There’s quite a story behind the emergence of gourmet game food products. Originally sold as pet food, kangaroo meat was banned from sale for human consumption for many years. Ray Borda however recognised the superior qualities of the meat and its potential health benefits and set out to change public perception, always a challenging task. He began by finding a loophole in the regulations which allowed him to place kangaroo mince in South Australian stores. Expecting that people would only buy it for their pets, he was surprised to begin receiving calls from customers saying how much they’d enjoyed eating it themselves.
He continued to work closely with government and industry regulators for a number of years to ensure this early foothold in the market could be developed into a stronger presence. His persistence and commitment paid off and not only did kangaroo meat begin to be seen on the shelves of supermarkets, but once people tried it for themselves, quickly attracted an enthusiastic following. Consumers have embraced the nutritional and environmental benefits, as well as the taste and versatility of the product to the extent that eating kangaroo meat has now become widely accepted, not just in Australia but around the world. Macro Meats is now the world’s largest distributor of wild game kangaroo meat. As well as exporting to 50 countries, it is the exclusive supplier to 3,200 Australian supermarkets.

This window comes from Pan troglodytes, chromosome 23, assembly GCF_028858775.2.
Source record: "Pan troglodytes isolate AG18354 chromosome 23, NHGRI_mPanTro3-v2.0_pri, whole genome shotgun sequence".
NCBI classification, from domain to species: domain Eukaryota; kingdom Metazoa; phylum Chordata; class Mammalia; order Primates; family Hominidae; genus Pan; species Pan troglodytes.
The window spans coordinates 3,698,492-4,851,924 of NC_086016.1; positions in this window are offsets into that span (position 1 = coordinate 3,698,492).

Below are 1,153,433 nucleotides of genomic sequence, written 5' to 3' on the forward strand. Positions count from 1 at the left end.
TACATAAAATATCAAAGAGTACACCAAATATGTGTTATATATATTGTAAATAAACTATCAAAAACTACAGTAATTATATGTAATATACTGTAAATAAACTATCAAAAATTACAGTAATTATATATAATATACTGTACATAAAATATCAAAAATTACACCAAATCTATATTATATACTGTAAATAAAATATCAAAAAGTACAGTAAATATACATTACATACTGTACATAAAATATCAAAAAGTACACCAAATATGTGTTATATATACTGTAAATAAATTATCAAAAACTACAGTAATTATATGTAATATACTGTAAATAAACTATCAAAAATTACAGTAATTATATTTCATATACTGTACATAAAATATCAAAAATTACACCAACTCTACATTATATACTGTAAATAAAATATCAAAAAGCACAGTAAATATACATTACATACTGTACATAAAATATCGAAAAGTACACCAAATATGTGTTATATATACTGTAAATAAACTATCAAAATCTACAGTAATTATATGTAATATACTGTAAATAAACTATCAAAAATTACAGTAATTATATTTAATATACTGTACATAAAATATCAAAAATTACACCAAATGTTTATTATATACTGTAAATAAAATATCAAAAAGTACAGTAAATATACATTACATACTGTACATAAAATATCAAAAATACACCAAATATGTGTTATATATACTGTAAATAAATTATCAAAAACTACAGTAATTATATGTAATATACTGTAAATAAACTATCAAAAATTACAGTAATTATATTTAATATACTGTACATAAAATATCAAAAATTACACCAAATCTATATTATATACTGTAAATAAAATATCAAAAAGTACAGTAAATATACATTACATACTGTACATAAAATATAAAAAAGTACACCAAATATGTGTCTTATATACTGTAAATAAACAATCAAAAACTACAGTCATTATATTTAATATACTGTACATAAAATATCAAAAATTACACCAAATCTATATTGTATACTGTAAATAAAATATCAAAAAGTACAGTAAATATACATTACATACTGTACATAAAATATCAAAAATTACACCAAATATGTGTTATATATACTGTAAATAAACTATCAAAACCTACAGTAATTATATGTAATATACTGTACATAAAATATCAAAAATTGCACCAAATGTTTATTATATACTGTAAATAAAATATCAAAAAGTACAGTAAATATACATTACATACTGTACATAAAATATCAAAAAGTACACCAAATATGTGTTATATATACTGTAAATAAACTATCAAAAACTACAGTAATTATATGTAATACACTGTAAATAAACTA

In harvesting the meat, the company adheres to very strict ethical and animal welfare criteria. Kangaroos are not farmed or treated with hormones or antibiotics, and they are harvested in their own natural environment in a number of regions across outback Australia. The fact that the animals are highly active and graze only on natural foliage contributes to the lean, high quality nature of the meat. It’s another example of the paddock to plate food philosophy becoming widely embraced today. Ray emphasised that to help maintain the species, the company has adopted a policy of culling only male kangaroos.